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  • Michael Anderson

On the Other Side of the Bar

I’ve spent many years consuming a variety of coffee from the excellent coffee shops Northern Ireland has to offer and consider myself a coffee lover. An oat flat white is my go-to drink, but occasionally, I enjoy a good batch brew or some espresso if I’m feeling especially tired.

My standard experience in a coffee shop would be getting a coffee to go, or maybe finding a cosy spot to open up my laptop and do some work; however, I was always curious to know more about how my drink was being made. What made my flat white special? What was the difference between each drink on the menu? A cursory search online answered some of my questions, but I still wanted to know more about the processes involved in making a great cup of coffee. I had a desire to be able to make great coffees like all the baristas who have made my drinks through the years, and luckily now I can.


In March this year, I got a job at a coffee shop while I was studying. I finally started to learn how to make coffee and all the variables that have to be considered. Previously, when I was just a customer, I saw coffee as a mix of espresso and steamed milk, but I couldn’t have been more wrong. The careful consideration and passion that goes into creating each drink to ensure it tastes and looks perfect is more than I had imagined.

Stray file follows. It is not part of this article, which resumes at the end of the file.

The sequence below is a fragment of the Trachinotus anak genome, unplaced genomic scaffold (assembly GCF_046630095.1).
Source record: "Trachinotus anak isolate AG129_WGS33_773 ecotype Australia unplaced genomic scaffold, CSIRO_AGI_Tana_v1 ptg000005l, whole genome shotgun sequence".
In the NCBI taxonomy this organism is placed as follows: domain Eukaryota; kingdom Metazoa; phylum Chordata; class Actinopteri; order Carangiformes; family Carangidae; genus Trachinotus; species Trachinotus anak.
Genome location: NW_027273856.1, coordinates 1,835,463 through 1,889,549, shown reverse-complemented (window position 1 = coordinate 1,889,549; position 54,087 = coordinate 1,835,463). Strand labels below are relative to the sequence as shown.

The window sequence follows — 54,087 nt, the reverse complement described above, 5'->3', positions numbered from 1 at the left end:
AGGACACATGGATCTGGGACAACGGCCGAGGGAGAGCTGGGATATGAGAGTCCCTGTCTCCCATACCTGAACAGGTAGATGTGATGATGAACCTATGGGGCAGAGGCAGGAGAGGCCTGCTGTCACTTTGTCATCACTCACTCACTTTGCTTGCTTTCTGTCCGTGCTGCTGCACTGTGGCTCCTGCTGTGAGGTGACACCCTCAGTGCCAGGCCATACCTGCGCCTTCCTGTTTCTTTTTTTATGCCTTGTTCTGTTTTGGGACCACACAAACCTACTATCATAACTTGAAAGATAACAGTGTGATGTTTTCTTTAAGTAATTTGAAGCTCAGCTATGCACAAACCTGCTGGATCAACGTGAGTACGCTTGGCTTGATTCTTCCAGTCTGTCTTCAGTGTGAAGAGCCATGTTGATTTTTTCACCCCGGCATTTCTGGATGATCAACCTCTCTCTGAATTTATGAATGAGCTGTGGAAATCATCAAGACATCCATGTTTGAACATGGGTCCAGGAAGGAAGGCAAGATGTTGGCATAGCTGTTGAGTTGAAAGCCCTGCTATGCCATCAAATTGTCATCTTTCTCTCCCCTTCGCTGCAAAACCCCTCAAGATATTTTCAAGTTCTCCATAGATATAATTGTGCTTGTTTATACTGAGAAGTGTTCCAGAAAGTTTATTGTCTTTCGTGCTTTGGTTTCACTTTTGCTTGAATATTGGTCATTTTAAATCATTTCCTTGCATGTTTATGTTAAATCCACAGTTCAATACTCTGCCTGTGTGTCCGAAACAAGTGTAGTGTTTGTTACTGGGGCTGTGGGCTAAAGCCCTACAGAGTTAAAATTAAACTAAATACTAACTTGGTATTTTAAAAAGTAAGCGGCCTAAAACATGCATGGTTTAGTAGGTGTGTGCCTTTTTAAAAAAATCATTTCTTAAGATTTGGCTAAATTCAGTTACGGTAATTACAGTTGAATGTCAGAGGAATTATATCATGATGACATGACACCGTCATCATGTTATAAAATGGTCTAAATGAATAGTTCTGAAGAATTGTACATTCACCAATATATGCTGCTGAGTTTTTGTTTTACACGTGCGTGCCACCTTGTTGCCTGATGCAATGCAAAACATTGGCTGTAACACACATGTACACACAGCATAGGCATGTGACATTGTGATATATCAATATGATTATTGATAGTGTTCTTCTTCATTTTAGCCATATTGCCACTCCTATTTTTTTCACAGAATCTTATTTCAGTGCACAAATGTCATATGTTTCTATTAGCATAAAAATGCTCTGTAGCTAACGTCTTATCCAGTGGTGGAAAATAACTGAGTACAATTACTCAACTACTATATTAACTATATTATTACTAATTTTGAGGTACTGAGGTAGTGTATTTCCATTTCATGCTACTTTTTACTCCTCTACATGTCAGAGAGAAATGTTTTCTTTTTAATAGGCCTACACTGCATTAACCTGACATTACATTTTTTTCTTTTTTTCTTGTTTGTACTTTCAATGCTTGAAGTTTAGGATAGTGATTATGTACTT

There’s the espresso which can make or break a drink. I don’t think most people realise how much thought goes into making a good espresso. You have to consider which beans you’re using. Where did they come from? How are they processed? What ratio of coffee to water do you use? There were so many factors I never would have considered until I started working in coffee.

Once you have a good espresso, it’s time for the milk, if that’s what turns you on. Different drinks demand different amounts of milk and foam. The process of steaming the milk and infusing it with the espresso to achieve that perfectly silky texture with the exact/ correct amount of foam is no joke. Truth be told, it’s quite difficult! The last step is latte art, and practice really does make perfect. There are so many designs to choose from and the simplest to begin with are hearts and tulips. So when someone hands you a flat white with a heart design, they either like you or they’re a new barista and can’t do anything else yet.


I’ve only been working in coffee for a short period, but in that time I’ve learnt so much about the different processes of making great drinks. Now that I have a taste for coffee making and not just drinking, I’m eager and excited to learn as much as I possibly can in the future, one flat white at a time.

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